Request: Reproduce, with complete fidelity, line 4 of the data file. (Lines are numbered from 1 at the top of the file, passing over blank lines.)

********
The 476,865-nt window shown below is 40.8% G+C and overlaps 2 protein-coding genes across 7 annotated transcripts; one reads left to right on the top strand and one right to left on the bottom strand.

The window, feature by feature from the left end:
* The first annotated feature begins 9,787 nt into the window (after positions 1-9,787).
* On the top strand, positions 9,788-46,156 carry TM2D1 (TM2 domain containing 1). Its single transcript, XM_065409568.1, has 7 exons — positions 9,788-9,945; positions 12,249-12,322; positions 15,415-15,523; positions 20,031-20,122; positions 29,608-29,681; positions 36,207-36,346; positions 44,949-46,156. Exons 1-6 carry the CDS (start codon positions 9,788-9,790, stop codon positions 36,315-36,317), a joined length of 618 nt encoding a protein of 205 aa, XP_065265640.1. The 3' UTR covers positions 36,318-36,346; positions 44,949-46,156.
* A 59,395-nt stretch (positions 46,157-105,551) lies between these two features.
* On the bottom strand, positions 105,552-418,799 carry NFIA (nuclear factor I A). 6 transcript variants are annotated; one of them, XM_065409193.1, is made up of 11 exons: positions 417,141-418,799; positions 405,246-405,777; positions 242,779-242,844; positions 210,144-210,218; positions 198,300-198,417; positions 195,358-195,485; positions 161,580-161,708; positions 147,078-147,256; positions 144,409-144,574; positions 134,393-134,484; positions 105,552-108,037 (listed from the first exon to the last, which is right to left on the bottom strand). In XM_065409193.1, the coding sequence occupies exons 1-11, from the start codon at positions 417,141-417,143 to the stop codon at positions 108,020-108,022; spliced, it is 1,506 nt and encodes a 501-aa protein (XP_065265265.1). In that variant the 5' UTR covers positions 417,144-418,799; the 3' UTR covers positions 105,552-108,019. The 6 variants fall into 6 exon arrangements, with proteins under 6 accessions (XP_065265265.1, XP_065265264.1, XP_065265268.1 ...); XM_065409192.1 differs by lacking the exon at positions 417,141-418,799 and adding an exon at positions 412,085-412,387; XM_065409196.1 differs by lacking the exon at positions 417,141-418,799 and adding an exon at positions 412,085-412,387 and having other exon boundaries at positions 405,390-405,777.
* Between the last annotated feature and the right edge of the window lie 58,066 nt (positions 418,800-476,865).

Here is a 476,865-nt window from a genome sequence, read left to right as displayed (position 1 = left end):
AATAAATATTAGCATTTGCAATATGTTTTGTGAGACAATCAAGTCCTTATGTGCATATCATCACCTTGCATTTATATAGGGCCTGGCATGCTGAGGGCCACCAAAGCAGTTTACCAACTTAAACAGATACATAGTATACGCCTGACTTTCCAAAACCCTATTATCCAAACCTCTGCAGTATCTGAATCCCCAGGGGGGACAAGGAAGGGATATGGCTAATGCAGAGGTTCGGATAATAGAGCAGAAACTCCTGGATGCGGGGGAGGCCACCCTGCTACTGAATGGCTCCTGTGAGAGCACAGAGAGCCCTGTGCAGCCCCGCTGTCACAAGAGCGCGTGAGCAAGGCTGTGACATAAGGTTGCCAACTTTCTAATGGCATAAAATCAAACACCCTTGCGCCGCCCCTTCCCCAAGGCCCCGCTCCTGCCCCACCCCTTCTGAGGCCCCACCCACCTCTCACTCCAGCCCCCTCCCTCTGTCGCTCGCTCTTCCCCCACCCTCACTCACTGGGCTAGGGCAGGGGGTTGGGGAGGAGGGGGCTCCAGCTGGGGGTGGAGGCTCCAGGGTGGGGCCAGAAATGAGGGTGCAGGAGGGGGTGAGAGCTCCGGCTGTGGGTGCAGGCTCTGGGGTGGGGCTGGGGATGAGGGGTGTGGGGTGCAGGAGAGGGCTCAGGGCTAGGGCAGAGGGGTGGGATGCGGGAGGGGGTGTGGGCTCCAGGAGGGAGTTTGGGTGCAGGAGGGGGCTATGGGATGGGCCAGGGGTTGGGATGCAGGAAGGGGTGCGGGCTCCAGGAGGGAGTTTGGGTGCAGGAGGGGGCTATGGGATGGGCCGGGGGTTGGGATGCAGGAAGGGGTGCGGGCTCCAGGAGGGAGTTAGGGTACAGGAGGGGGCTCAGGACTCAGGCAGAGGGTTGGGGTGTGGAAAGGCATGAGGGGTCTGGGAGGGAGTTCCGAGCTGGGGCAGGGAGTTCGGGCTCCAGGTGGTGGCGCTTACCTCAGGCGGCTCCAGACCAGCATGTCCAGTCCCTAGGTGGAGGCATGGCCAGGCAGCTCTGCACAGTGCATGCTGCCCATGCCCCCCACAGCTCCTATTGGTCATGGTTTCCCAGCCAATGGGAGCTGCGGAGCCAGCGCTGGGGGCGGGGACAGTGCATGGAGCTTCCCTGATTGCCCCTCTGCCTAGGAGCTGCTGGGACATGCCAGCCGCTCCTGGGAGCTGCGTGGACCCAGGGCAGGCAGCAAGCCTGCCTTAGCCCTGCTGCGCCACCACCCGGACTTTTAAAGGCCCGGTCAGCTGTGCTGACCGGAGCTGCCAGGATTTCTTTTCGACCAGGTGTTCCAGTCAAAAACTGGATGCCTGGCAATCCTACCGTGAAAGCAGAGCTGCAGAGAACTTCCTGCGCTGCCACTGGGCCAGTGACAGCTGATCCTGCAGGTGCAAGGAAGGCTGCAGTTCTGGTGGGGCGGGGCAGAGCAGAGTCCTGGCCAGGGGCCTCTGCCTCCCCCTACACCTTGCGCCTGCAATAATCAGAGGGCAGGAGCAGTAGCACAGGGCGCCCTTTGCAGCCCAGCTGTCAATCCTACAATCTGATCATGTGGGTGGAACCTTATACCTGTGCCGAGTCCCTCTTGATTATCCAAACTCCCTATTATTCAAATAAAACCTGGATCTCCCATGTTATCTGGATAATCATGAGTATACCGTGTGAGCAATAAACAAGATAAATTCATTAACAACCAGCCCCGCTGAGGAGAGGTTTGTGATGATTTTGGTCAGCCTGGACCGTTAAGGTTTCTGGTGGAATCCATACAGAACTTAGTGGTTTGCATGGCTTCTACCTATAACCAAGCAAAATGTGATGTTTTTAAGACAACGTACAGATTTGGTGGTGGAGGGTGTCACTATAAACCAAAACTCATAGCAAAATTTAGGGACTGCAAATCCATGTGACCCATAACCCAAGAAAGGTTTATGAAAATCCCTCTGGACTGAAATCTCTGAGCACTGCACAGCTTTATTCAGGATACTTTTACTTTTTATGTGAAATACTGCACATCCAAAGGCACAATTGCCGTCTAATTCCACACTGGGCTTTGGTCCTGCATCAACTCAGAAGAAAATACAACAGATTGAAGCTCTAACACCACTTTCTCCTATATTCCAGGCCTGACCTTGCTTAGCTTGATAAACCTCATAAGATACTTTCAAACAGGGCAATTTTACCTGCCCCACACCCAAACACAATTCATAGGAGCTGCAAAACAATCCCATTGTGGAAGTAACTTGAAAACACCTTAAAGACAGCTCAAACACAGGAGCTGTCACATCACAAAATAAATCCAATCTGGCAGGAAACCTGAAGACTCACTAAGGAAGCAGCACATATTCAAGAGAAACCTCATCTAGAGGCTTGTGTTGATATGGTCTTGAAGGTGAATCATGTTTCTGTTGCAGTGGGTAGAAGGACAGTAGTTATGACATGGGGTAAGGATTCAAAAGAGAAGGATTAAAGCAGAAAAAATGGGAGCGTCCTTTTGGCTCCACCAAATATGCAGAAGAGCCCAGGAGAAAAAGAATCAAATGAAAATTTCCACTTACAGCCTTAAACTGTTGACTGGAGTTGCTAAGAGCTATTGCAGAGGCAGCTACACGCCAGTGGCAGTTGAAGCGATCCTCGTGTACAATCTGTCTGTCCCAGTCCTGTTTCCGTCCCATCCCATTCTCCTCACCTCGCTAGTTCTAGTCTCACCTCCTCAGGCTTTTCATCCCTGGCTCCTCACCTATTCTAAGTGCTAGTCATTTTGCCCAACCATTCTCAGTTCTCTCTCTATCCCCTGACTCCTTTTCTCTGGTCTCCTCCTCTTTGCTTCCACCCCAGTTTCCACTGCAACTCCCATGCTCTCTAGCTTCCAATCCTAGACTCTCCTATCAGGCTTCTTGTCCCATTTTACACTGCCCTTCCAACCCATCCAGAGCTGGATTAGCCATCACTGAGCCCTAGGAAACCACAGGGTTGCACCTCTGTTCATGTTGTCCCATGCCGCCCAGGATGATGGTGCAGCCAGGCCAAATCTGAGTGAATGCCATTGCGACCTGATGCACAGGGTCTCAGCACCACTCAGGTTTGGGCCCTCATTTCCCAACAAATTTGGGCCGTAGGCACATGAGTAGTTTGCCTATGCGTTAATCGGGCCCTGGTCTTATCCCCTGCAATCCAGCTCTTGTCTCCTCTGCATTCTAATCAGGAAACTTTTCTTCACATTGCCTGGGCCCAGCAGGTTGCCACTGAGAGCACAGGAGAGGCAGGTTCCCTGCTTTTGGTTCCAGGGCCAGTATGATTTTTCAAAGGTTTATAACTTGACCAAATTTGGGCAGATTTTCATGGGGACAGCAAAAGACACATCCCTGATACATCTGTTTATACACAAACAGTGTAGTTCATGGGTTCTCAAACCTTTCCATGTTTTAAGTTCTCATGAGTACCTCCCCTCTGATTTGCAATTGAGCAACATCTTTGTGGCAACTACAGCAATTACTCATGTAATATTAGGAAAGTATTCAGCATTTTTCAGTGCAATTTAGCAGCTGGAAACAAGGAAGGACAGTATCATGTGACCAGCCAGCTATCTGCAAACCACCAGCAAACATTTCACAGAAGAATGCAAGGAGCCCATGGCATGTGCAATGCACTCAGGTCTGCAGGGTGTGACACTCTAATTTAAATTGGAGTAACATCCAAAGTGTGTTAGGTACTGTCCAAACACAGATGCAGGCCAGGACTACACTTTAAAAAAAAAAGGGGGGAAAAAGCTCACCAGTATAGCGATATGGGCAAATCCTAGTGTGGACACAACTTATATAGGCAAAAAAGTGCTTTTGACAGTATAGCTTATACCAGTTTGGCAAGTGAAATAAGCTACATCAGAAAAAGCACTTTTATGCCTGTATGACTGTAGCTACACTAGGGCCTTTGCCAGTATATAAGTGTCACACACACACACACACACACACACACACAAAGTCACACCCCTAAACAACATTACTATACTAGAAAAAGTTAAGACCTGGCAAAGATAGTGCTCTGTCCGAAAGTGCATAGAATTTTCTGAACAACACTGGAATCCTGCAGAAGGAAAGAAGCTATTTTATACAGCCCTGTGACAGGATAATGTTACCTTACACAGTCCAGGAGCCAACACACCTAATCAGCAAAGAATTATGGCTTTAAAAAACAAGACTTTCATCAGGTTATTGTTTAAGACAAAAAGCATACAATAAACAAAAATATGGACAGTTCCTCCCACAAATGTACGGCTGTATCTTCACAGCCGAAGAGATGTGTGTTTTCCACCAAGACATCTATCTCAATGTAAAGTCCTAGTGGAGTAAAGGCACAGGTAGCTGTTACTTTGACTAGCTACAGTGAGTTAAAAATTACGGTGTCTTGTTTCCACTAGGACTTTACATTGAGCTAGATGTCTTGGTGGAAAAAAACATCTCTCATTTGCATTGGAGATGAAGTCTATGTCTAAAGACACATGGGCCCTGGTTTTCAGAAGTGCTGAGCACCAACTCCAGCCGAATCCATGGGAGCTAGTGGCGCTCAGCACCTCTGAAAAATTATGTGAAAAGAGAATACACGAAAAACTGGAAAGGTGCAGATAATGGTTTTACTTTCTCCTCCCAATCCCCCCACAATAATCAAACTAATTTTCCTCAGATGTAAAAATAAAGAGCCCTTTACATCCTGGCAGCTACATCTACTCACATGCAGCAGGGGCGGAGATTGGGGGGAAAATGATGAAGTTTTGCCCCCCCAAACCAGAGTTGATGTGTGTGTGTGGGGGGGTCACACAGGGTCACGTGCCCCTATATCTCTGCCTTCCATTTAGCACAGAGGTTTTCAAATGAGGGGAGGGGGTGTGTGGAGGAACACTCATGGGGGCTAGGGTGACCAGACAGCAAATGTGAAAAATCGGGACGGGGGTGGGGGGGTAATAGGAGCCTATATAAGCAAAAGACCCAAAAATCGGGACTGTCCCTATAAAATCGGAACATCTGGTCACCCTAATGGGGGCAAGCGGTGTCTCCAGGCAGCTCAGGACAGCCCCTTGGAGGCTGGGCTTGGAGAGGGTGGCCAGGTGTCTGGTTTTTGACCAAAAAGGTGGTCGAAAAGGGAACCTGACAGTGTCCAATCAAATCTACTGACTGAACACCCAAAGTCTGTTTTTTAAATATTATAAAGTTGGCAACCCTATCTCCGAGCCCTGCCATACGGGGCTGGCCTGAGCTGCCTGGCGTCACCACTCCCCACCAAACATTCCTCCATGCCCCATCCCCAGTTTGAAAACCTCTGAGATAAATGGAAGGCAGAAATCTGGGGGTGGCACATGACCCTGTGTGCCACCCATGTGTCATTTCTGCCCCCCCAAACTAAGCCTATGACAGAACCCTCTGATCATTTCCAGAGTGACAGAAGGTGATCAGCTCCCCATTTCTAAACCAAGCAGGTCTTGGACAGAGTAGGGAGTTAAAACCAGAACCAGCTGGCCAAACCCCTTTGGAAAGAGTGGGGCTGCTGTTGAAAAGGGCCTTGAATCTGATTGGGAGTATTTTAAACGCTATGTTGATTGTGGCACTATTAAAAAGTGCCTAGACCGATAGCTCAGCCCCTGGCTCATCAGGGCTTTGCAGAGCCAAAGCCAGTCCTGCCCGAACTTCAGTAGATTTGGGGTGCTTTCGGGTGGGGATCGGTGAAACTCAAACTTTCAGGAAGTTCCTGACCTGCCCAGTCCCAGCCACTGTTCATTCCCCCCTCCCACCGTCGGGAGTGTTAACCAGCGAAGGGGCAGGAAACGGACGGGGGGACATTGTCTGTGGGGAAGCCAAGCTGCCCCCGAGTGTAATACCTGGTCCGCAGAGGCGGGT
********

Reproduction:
* On the top strand, positions 9,788-46,156 carry TM2D1 (TM2 domain containing 1). Its single transcript, XM_065409568.1, has 7 exons — positions 9,788-9,945; positions 12,249-12,322; positions 15,415-15,523; positions 20,031-20,122; positions 29,608-29,681; positions 36,207-36,346; positions 44,949-46,156. Exons 1-6 carry the CDS (start codon positions 9,788-9,790, stop codon positions 36,315-36,317), a joined length of 618 nt encoding a protein of 205 aa, XP_065265640.1. The 3' UTR covers positions 36,318-36,346; positions 44,949-46,156.